Agilent’s ion pump longevity was also validated by the researchers to ensure it would operate continually through the expected 10-year life of the LSST project, as operation of an ion pump at higher pressures typically shortens the device’s life.

Vacuum technology

Agilent TwisTorr 305 Turbo Pump Cutaway

There is another purpose that vacuum technology serves—dry scroll pumps and turbomolecular pumps are needed to reliably operate in extreme environmental conditions. Temperatures at the top of the mountain in Chile range from -10 degrees C to 10 degrees C. At the lower temperature range, the bearing lubricant and electronics could fail, and long periods of downtime in the remote location could jeopardize the LSST project.

The God particle

The Higgs boson—often referred to as the “God particle”—is an elementary particle in the Standard Model of particle physics. The Standard Model asserts that the fundamental forces in nature arise from properties of our universe called gauge invariance and symmetries. The forces are transmitted by particles known as gauge bosons. The Higgs Boson is produced by the quantum excitation of the Higgs field, one of the fields in particle physics theory, and so the Higgs boson is named after physicist Peter Higgs, who in 1964 along with five other scientists, proposed the Higgs mechanism to explain why some particles have mass. Scientists finally confirmed its existence in 2012 through the ATLAS and CMS experiments at the Large Hadron Collider (LHC) at CERN* in Switzerland, which resulted in Higgs and Englert being named recipients of the 2013 Nobel Prize in Physics.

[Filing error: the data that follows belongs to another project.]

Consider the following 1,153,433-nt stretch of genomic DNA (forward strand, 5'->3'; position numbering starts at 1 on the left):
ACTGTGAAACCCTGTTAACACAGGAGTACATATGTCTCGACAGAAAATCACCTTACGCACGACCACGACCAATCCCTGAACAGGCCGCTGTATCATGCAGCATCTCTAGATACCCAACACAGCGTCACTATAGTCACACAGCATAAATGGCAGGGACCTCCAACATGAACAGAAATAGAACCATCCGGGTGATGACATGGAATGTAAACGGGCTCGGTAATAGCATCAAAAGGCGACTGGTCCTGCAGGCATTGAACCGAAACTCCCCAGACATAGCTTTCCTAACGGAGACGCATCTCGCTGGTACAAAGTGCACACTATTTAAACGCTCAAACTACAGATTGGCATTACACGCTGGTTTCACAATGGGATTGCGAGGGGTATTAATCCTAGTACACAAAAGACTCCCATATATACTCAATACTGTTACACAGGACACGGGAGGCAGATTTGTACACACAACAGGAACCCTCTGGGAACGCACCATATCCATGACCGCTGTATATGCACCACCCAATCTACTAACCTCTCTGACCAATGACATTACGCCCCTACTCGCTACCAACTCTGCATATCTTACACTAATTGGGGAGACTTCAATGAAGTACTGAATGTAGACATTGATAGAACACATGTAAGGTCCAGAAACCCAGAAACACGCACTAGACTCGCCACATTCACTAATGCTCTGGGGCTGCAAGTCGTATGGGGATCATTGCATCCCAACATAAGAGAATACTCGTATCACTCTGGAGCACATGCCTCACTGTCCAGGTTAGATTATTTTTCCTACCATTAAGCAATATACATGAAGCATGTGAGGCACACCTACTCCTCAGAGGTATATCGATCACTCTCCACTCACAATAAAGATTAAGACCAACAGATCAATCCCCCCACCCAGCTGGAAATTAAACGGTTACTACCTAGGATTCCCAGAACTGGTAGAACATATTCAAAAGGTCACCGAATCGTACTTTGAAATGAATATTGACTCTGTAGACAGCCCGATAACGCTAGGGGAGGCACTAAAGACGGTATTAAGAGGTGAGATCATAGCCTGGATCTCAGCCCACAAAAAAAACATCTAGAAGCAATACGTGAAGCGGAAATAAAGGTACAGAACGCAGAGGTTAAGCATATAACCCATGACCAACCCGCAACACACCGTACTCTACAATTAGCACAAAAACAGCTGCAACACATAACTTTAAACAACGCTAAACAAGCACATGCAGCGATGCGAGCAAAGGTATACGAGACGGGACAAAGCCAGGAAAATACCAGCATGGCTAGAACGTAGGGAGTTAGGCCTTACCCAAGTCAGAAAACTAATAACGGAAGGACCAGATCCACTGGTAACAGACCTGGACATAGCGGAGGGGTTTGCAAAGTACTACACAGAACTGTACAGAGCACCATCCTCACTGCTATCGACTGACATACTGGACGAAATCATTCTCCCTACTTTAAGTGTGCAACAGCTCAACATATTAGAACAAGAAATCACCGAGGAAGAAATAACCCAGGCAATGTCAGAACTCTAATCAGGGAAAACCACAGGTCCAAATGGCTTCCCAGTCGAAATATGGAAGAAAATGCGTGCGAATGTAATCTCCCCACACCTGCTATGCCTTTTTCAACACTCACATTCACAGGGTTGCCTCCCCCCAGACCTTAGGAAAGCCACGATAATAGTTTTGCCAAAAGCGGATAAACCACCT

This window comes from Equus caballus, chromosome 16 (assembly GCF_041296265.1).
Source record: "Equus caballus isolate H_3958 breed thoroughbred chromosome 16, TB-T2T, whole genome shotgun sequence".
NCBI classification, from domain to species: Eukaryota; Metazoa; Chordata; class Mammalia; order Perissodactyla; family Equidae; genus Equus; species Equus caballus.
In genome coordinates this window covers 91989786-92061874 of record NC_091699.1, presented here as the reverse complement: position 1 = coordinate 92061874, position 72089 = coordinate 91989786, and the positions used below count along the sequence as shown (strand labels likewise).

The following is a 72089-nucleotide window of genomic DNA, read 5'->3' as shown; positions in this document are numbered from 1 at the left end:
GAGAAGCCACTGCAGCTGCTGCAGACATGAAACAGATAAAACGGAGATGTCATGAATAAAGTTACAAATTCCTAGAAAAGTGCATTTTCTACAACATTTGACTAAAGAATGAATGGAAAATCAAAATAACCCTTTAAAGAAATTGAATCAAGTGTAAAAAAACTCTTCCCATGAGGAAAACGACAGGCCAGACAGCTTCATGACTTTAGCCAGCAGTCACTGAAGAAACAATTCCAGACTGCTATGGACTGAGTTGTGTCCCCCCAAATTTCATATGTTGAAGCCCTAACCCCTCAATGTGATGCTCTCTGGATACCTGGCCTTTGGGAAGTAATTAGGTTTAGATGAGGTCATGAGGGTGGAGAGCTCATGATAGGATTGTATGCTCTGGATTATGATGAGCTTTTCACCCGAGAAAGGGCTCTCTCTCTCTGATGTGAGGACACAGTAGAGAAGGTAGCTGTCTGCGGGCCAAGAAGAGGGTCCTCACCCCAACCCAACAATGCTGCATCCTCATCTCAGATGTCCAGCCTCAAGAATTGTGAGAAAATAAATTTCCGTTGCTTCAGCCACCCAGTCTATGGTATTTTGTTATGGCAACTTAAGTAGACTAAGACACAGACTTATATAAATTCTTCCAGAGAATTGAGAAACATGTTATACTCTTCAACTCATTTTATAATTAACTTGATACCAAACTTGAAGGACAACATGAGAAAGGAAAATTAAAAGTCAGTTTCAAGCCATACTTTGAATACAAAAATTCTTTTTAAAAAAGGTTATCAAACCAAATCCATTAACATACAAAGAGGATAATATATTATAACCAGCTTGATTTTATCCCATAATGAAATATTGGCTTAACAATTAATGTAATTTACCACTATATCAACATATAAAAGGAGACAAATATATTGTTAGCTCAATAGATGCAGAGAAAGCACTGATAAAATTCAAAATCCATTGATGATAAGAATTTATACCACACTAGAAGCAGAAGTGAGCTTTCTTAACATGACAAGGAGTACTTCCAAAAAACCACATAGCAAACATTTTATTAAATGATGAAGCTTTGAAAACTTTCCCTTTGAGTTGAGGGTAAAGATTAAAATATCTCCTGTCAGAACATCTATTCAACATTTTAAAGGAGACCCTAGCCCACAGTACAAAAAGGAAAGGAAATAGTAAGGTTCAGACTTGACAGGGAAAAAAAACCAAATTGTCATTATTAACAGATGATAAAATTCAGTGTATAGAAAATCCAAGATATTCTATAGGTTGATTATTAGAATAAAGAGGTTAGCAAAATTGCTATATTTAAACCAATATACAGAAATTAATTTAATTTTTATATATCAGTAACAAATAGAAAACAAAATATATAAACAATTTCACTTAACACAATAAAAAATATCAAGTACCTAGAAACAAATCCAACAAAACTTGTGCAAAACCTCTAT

Vacuum technology

God particle - the vacuum connection

Since 1967, Varian Vacuum—now part of Agilent Technologies—has partnered with CERN, the European Organization for Nuclear Research. Agilent’s collaboration with the world’s leading nuclear research organization began with the opening of a factory in Torino, Italy. The specific purpose of the factory was to manufacture ion pumps designed to create ultra-high vacuum (UHV) for experimentation. Since that time, Agilent pumps have been used by CERN for some of the most challenging particle physics experiments—including the 2012 identification of the Higgs Boson. In September 2020, Agilent was awarded a contract by CERN to produce ion pumps and controllers for the next four years. The contract is the most recent milestone in the long-lasting partnership, signifying confidence in the ongoing relationship as well as the great science it will produce.

Continuing to capture time and space

As science continues to advance, vacuum technology will play an integral role in the development of these remarkable instruments and systems that capture time and space in ways beyond our imagination. The science of the vacuum—which began in the 17th century—will without a doubt be at the heart of many discoveries and advancements to come.